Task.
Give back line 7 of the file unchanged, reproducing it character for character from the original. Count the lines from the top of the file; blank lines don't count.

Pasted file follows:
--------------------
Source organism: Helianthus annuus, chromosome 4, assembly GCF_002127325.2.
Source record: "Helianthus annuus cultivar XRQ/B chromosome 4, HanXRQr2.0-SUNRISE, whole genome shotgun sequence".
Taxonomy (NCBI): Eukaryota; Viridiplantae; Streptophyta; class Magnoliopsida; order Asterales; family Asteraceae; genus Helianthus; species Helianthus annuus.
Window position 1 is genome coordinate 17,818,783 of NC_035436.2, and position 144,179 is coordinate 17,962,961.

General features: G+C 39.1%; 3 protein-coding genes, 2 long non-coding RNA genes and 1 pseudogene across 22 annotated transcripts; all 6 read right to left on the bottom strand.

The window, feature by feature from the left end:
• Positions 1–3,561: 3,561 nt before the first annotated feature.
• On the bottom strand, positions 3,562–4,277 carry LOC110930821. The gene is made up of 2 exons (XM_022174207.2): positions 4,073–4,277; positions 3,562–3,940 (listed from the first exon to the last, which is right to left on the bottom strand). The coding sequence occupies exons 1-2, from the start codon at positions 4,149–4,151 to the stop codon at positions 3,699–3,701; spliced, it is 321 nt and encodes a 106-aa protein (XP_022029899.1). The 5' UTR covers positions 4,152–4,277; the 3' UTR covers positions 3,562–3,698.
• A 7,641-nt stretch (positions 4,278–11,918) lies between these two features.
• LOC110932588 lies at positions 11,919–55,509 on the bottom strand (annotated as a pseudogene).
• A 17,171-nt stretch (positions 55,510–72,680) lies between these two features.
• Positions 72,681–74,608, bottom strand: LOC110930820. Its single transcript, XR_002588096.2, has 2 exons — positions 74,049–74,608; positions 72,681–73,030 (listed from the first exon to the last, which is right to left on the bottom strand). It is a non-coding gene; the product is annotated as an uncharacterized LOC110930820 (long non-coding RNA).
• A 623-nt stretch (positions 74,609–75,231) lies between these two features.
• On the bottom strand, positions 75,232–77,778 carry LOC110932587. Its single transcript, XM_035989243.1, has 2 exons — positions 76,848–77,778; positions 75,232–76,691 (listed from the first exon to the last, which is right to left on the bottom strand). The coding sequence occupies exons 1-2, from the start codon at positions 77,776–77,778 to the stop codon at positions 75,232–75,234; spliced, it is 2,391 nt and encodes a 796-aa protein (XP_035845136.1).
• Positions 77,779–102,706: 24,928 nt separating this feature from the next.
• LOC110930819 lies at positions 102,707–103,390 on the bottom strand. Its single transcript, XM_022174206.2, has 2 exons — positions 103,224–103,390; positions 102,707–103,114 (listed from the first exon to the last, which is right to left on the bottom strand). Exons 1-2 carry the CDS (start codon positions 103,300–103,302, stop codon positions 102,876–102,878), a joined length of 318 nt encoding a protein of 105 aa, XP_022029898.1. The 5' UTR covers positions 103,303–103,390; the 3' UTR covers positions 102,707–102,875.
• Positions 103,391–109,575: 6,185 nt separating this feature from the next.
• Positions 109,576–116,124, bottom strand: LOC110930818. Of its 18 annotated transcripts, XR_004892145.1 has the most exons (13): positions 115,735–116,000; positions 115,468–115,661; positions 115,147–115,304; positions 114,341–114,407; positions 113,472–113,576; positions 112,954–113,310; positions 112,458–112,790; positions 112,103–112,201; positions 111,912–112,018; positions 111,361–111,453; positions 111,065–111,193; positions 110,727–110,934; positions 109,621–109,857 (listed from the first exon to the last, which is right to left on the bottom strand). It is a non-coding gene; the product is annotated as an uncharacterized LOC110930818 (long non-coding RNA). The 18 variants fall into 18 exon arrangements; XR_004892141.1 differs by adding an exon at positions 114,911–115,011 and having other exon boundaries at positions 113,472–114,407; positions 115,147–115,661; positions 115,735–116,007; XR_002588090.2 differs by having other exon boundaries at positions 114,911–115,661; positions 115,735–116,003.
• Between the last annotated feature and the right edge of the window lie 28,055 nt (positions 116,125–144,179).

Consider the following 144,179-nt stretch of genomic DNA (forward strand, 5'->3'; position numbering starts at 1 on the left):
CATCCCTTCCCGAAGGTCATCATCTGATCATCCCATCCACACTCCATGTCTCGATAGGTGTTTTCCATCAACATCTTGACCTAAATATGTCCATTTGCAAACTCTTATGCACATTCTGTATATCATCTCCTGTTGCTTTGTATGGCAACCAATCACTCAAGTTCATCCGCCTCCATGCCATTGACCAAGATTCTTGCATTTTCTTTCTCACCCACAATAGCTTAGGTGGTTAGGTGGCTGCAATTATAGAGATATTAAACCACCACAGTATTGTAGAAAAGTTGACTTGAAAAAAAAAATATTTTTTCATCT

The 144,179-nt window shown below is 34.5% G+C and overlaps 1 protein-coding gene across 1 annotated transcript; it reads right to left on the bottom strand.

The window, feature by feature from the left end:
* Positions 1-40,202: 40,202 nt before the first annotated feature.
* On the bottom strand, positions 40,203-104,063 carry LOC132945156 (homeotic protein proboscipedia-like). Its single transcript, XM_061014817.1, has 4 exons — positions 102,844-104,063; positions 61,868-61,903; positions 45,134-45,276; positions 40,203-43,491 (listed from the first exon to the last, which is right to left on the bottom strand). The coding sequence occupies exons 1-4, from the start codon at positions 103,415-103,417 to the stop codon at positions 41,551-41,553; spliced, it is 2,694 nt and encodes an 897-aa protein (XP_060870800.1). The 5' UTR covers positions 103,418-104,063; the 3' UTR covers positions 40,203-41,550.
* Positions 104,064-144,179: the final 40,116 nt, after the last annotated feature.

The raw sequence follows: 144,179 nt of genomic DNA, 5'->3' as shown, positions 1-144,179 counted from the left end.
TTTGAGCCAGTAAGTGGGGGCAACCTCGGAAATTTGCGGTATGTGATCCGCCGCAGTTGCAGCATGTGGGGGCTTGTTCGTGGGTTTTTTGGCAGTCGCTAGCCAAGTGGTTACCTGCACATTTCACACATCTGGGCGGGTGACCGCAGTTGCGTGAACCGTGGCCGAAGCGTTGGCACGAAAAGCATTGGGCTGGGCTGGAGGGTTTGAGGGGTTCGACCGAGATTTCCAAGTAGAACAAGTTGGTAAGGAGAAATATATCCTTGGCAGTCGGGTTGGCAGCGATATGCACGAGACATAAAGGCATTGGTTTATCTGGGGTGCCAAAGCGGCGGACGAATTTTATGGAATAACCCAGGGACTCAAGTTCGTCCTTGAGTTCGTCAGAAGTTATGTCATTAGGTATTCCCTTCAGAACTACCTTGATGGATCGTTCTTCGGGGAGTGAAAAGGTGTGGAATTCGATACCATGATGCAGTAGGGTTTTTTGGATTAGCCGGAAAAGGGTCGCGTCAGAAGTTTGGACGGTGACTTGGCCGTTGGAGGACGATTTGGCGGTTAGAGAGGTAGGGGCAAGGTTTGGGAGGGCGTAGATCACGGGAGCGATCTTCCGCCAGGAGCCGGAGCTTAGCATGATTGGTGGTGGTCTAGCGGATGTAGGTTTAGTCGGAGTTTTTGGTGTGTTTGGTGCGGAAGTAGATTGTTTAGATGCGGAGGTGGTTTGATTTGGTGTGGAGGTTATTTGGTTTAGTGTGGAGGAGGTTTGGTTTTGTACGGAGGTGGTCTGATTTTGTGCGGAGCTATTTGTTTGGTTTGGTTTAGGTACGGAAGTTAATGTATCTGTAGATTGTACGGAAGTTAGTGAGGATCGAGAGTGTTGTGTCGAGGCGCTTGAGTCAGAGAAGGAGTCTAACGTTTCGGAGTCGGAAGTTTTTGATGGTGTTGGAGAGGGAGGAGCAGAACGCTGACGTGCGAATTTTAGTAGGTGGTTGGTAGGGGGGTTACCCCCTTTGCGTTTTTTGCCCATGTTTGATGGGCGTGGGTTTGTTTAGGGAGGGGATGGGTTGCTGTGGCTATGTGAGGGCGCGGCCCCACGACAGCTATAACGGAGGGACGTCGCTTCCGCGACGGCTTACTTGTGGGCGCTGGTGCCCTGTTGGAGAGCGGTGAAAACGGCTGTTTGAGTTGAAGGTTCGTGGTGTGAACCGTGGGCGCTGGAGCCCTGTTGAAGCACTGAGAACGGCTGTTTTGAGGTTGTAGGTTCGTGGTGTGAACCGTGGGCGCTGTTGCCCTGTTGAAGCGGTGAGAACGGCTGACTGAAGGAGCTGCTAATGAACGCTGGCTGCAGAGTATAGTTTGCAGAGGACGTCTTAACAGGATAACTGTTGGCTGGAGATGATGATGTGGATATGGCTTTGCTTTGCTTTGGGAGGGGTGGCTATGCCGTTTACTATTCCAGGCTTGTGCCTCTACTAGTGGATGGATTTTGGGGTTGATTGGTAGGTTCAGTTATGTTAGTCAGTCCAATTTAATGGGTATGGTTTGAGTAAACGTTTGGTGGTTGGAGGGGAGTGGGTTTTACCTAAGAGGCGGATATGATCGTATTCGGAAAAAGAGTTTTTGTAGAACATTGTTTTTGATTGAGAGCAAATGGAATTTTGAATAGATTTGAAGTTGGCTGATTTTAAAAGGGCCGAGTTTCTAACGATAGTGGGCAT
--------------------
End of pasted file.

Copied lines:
• Positions 1–3,561: 3,561 nt before the first annotated feature.